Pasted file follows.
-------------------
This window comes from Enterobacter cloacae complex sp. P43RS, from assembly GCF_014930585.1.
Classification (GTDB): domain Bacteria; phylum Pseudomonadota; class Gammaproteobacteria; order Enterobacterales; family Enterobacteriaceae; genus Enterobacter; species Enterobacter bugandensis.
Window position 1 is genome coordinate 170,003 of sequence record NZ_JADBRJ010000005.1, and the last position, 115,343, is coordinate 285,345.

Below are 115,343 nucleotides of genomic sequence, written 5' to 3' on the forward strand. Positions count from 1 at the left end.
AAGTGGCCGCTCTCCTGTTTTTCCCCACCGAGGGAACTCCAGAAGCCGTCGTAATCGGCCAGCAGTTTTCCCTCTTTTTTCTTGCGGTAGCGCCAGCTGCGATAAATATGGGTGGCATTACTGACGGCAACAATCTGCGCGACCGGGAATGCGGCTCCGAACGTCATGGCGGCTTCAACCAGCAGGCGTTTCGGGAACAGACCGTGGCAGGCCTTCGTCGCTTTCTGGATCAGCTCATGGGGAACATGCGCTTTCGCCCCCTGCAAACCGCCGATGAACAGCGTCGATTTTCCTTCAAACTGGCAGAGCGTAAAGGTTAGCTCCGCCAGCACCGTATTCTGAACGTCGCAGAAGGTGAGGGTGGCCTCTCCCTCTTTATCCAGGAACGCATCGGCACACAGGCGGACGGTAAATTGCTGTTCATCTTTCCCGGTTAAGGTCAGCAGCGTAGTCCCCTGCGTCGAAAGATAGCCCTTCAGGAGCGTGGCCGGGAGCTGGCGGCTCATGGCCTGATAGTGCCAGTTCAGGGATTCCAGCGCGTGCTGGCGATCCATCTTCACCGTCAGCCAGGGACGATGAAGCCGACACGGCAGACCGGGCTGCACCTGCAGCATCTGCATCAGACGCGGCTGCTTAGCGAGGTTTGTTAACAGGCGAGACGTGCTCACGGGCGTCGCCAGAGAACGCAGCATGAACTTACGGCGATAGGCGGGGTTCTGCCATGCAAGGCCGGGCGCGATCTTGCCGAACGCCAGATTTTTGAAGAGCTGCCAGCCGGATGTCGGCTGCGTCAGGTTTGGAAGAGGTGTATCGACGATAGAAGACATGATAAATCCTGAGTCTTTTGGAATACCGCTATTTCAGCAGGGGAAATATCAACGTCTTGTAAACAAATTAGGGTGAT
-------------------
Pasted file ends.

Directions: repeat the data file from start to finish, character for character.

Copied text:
This window comes from Enterobacter cloacae complex sp. P43RS, from assembly GCF_014930585.1.
Classification (GTDB): domain Bacteria; phylum Pseudomonadota; class Gammaproteobacteria; order Enterobacterales; family Enterobacteriaceae; genus Enterobacter; species Enterobacter bugandensis.
Window position 1 is genome coordinate 170,003 of sequence record NZ_JADBRJ010000005.1, and the last position, 115,343, is coordinate 285,345.

Below are 115,343 nucleotides of genomic sequence, written 5' to 3' on the forward strand. Positions count from 1 at the left end.
AAGTGGCCGCTCTCCTGTTTTTCCCCACCGAGGGAACTCCAGAAGCCGTCGTAATCGGCCAGCAGTTTTCCCTCTTTTTTCTTGCGGTAGCGCCAGCTGCGATAAATATGGGTGGCATTACTGACGGCAACAATCTGCGCGACCGGGAATGCGGCTCCGAACGTCATGGCGGCTTCAACCAGCAGGCGTTTCGGGAACAGACCGTGGCAGGCCTTCGTCGCTTTCTGGATCAGCTCATGGGGAACATGCGCTTTCGCCCCCTGCAAACCGCCGATGAACAGCGTCGATTTTCCTTCAAACTGGCAGAGCGTAAAGGTTAGCTCCGCCAGCACCGTATTCTGAACGTCGCAGAAGGTGAGGGTGGCCTCTCCCTCTTTATCCAGGAACGCATCGGCACACAGGCGGACGGTAAATTGCTGTTCATCTTTCCCGGTTAAGGTCAGCAGCGTAGTCCCCTGCGTCGAAAGATAGCCCTTCAGGAGCGTGGCCGGGAGCTGGCGGCTCATGGCCTGATAGTGCCAGTTCAGGGATTCCAGCGCGTGCTGGCGATCCATCTTCACCGTCAGCCAGGGACGATGAAGCCGACACGGCAGACCGGGCTGCACCTGCAGCATCTGCATCAGACGCGGCTGCTTAGCGAGGTTTGTTAACAGGCGAGACGTGCTCACGGGCGTCGCCAGAGAACGCAGCATGAACTTACGGCGATAGGCGGGGTTCTGCCATGCAAGGCCGGGCGCGATCTTGCCGAACGCCAGATTTTTGAAGAGCTGCCAGCCGGATGTCGGCTGCGTCAGGTTTGGAAGAGGTGTATCGACGATAGAAGACATGATAAATCCTGAGTCTTTTGGAATACCGCTATTTCAGCAGGGGAAATATCAACGTCTTGTAAACAAATTAGGGTGAT